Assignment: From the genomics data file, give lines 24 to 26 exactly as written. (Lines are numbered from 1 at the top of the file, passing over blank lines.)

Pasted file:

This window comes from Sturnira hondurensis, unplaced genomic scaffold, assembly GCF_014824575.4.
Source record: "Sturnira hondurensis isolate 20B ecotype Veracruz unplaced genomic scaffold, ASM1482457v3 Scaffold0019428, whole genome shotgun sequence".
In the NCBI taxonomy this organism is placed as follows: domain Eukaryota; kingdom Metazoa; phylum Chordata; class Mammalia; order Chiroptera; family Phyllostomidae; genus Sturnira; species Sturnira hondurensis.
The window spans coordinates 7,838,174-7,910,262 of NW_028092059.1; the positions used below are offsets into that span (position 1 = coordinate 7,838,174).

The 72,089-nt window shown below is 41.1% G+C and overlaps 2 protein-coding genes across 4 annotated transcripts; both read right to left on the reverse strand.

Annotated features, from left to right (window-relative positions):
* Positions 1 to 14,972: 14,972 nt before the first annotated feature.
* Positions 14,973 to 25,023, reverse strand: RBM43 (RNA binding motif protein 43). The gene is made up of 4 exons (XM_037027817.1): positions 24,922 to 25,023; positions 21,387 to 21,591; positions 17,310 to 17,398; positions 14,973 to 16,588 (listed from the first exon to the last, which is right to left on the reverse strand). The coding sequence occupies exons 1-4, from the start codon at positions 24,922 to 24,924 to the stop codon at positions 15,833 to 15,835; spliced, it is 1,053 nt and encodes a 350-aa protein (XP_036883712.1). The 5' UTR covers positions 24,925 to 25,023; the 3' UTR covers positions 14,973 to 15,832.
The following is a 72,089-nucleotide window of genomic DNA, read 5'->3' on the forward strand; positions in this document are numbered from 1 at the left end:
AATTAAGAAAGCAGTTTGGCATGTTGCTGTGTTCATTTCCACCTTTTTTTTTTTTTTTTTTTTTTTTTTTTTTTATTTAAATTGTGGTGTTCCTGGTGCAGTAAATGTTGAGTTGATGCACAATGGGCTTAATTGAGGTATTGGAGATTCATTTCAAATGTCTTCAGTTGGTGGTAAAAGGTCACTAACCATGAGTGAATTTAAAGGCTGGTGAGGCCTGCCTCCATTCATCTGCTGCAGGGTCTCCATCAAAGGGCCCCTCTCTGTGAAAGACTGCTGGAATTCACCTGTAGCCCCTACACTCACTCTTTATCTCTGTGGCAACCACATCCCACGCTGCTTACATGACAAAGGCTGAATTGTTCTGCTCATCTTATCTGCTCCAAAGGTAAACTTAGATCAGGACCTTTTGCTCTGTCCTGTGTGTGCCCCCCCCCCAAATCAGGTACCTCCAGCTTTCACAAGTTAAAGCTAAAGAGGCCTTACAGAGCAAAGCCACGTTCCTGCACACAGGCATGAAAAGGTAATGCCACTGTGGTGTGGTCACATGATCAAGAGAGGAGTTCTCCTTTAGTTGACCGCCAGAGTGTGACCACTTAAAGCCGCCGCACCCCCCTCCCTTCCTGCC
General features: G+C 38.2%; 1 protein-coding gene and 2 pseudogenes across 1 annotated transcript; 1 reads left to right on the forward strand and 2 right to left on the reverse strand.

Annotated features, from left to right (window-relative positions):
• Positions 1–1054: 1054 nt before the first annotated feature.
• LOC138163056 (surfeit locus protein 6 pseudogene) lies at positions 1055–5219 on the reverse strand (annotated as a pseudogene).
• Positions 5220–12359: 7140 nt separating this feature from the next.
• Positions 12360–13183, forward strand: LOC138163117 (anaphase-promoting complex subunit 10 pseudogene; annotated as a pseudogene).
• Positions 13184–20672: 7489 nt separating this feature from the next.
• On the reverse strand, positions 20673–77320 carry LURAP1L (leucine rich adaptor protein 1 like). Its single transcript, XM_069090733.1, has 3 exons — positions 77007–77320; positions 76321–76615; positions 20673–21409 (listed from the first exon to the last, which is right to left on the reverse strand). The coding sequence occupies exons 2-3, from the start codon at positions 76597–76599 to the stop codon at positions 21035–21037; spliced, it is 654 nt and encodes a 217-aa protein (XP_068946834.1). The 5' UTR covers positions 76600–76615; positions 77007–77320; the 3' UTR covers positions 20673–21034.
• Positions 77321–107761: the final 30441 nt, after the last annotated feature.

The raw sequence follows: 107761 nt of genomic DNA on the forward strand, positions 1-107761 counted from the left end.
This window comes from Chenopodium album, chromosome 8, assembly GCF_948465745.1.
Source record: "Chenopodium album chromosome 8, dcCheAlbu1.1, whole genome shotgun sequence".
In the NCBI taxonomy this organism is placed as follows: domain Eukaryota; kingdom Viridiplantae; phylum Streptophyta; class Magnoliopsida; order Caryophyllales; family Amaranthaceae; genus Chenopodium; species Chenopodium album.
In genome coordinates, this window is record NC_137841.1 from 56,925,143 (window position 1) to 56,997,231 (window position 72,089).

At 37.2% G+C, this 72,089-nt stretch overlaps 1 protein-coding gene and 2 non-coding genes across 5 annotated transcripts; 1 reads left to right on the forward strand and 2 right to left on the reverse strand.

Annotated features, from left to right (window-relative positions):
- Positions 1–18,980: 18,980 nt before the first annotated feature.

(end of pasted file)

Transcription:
In genome coordinates, this window is record NC_137841.1 from 56,925,143 (window position 1) to 56,997,231 (window position 72,089).

At 37.2% G+C, this 72,089-nt stretch overlaps 1 protein-coding gene and 2 non-coding genes across 5 annotated transcripts; 1 reads left to right on the forward strand and 2 right to left on the reverse strand.

Annotated features, from left to right (window-relative positions):